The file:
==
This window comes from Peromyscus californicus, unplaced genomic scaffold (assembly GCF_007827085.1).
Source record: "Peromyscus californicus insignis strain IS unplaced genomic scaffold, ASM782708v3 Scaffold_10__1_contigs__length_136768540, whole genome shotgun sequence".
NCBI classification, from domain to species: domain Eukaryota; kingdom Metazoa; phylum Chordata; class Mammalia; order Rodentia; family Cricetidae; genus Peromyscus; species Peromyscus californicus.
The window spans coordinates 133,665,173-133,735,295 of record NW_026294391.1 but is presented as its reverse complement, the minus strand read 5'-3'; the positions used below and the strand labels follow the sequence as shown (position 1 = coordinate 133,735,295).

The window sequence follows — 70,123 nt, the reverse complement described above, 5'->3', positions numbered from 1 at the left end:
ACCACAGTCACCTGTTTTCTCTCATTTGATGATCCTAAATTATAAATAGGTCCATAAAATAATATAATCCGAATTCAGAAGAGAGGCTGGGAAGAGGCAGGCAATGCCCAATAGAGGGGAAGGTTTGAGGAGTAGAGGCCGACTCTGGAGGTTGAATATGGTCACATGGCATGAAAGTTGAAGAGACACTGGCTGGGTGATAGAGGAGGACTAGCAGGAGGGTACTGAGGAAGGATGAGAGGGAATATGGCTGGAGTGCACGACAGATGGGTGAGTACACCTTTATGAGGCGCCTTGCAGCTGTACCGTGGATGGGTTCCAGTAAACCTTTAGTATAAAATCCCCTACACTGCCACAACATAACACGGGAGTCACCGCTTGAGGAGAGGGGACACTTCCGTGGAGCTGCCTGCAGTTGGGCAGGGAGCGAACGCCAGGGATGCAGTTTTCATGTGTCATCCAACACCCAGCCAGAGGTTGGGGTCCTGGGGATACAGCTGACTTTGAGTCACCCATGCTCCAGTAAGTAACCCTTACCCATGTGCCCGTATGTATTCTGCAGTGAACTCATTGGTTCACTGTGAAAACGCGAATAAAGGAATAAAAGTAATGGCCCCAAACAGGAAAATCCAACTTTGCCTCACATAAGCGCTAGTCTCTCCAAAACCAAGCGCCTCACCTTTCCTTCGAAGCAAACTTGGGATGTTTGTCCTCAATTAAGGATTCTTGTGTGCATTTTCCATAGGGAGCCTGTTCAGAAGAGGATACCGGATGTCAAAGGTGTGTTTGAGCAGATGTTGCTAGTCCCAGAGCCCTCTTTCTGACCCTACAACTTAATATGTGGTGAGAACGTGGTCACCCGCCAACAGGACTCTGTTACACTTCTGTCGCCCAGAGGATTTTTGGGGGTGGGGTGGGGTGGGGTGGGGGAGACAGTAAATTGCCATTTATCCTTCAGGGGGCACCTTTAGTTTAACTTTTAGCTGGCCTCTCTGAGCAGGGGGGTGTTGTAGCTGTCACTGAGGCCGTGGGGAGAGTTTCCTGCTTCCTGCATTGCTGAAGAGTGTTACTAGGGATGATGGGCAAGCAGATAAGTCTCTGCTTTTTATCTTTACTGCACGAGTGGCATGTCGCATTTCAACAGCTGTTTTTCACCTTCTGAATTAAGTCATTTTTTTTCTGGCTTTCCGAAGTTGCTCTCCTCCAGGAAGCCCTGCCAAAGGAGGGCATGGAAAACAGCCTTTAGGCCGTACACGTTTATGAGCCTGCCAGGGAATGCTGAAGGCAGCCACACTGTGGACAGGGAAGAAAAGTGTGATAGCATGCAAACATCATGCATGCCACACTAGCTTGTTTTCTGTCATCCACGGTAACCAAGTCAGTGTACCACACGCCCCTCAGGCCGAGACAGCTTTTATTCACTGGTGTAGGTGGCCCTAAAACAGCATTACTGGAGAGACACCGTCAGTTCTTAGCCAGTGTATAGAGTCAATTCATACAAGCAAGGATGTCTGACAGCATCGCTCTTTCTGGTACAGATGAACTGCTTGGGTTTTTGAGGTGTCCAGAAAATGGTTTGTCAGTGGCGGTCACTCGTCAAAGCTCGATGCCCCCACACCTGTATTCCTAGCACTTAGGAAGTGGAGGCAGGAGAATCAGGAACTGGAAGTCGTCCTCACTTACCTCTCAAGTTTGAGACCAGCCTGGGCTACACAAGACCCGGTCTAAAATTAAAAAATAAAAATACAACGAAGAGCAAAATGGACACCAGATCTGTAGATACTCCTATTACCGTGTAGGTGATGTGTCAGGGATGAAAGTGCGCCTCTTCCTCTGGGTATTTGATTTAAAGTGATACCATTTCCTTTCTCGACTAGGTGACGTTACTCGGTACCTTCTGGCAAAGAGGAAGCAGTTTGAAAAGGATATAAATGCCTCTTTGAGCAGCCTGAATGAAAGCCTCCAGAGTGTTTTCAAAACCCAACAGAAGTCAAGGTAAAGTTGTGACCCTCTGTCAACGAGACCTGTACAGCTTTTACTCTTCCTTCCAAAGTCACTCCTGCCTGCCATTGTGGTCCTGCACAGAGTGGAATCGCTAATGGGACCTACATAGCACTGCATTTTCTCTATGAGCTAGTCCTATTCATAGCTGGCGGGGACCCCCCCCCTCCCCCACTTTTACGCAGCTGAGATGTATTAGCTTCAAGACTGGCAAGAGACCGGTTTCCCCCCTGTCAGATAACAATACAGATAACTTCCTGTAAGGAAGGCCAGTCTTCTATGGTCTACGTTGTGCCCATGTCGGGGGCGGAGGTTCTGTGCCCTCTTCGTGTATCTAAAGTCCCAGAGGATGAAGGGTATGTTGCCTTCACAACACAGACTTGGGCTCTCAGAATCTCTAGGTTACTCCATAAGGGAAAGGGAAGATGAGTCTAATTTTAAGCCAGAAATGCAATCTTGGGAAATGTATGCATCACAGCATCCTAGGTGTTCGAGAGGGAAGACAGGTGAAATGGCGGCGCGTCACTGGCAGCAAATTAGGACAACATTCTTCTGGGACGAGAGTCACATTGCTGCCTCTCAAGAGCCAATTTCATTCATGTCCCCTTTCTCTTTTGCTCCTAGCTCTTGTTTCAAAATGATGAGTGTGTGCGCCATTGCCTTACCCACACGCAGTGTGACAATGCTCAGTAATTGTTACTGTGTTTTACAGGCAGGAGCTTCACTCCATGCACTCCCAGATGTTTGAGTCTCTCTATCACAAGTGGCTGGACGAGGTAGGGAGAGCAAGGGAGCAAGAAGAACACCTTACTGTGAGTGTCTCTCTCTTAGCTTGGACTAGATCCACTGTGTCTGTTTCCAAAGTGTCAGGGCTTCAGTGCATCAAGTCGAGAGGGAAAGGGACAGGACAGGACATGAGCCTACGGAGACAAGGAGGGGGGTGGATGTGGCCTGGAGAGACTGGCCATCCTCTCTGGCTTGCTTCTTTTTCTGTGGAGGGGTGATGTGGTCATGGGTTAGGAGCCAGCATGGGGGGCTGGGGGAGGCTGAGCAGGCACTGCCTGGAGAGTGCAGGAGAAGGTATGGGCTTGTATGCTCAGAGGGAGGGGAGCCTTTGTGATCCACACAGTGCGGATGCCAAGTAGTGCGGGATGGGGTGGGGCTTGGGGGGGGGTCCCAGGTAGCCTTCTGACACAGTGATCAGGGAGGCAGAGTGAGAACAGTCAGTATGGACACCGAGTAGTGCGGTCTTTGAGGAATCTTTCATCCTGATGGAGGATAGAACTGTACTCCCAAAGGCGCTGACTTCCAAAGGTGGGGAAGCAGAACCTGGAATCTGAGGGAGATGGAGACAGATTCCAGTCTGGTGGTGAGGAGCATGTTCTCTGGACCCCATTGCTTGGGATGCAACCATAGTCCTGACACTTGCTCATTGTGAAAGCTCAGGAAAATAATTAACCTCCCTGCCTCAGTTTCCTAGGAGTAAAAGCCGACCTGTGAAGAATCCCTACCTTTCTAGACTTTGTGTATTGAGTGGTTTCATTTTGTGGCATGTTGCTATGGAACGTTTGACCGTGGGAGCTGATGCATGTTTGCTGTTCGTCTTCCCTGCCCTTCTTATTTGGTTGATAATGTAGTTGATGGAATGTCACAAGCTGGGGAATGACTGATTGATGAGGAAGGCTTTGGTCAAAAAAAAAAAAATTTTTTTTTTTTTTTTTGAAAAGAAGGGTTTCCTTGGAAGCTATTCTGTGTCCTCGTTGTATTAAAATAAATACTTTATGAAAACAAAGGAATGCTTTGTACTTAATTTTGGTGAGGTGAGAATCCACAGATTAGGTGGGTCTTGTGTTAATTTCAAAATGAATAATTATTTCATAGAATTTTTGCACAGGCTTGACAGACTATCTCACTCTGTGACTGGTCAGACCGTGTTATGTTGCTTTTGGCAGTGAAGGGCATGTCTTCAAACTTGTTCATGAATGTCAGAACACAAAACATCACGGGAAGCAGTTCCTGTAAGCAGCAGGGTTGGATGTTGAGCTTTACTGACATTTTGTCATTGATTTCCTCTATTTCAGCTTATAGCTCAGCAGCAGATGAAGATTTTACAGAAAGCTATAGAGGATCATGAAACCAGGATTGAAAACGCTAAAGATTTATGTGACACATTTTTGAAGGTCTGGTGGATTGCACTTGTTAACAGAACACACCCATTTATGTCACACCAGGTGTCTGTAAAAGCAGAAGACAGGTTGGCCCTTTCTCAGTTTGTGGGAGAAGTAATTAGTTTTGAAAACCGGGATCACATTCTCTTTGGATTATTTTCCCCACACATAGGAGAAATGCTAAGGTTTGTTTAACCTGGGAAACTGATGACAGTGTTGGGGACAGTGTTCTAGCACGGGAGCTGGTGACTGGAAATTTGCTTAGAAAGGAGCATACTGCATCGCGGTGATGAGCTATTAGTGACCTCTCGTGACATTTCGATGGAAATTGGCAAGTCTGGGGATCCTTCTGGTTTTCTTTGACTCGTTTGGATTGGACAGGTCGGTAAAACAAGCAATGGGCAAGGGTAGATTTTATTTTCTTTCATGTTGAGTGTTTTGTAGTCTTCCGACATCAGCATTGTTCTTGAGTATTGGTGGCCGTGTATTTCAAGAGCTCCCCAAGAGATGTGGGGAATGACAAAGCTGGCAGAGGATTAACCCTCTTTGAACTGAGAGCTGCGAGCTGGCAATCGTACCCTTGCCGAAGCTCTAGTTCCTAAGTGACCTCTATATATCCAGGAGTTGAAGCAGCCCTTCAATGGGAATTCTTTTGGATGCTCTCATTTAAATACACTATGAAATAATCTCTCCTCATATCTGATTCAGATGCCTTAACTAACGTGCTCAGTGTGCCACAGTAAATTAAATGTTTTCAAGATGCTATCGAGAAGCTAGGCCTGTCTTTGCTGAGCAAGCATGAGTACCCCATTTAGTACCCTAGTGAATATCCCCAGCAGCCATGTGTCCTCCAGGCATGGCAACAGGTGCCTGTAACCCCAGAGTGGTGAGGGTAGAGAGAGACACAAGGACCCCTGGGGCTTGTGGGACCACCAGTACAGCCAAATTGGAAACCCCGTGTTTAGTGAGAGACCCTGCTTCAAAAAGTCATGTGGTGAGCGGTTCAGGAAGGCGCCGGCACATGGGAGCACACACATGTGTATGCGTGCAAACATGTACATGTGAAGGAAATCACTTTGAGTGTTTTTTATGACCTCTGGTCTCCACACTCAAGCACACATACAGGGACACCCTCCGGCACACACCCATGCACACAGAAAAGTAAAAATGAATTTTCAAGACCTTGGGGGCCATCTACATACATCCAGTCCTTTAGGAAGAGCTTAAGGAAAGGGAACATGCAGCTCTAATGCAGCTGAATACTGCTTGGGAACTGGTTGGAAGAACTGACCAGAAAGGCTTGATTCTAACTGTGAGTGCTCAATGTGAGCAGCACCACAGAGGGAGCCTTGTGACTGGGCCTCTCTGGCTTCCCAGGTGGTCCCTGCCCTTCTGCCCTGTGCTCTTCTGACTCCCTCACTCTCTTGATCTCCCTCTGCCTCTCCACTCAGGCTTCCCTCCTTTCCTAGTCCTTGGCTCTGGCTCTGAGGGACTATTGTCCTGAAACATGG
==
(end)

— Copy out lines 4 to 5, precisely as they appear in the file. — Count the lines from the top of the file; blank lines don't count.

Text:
The window spans coordinates 133,665,173-133,735,295 of record NW_026294391.1 but is presented as its reverse complement, the minus strand read 5'-3'; the positions used below and the strand labels follow the sequence as shown (position 1 = coordinate 133,735,295).

The window sequence follows — 70,123 nt, the reverse complement described above, 5'->3', positions numbered from 1 at the left end: